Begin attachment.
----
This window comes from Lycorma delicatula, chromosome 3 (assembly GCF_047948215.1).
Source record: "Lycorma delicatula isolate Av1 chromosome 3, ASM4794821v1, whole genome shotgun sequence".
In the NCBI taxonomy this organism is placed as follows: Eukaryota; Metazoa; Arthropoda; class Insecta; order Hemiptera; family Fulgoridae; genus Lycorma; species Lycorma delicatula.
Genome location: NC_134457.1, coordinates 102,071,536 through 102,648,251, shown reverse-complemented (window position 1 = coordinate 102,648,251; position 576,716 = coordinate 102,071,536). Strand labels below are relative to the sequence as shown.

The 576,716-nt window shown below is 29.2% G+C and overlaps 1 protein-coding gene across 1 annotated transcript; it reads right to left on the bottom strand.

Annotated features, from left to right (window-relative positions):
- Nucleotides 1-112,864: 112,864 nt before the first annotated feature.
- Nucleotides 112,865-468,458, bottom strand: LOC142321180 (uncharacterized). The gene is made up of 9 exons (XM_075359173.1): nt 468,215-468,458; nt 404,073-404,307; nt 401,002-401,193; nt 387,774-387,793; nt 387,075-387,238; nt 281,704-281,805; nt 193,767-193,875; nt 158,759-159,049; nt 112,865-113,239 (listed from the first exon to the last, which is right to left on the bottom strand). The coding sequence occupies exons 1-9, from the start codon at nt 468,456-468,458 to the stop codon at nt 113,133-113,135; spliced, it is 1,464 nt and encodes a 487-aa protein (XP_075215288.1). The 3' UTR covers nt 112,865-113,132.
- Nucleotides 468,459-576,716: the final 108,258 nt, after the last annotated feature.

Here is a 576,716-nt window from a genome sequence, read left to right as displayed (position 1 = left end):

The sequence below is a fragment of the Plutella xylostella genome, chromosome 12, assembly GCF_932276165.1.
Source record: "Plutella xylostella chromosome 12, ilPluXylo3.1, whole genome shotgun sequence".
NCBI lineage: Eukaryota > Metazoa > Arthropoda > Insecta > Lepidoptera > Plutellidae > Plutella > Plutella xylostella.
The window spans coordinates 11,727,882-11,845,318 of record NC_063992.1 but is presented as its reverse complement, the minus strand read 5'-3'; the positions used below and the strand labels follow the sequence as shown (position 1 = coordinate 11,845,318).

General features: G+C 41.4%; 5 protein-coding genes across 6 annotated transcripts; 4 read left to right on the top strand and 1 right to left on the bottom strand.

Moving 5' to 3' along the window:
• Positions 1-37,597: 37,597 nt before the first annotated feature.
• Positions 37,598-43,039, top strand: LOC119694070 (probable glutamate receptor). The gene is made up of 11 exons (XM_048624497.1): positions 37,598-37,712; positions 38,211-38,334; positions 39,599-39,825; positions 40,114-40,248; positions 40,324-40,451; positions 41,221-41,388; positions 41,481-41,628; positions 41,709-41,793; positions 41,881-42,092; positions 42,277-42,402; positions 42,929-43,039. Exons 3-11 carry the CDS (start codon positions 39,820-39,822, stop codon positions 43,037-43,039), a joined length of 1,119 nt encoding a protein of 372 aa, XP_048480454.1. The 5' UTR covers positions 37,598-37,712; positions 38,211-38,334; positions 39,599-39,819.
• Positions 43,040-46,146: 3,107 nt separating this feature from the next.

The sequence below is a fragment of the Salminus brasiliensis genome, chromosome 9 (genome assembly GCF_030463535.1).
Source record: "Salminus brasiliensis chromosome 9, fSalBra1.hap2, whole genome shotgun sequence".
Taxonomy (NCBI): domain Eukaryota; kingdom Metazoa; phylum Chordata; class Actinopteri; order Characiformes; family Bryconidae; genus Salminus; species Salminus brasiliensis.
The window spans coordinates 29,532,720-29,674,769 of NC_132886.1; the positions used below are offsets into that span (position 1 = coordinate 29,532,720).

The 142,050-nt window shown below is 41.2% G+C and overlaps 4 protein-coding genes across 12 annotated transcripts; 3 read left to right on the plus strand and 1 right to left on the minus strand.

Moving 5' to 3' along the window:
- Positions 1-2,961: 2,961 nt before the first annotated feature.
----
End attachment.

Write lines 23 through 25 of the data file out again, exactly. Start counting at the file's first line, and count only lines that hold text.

The window spans coordinates 29,532,720-29,674,769 of NC_132886.1; the positions used below are offsets into that span (position 1 = coordinate 29,532,720).

The 142,050-nt window shown below is 41.2% G+C and overlaps 4 protein-coding genes across 12 annotated transcripts; 3 read left to right on the plus strand and 1 right to left on the minus strand.

Moving 5' to 3' along the window: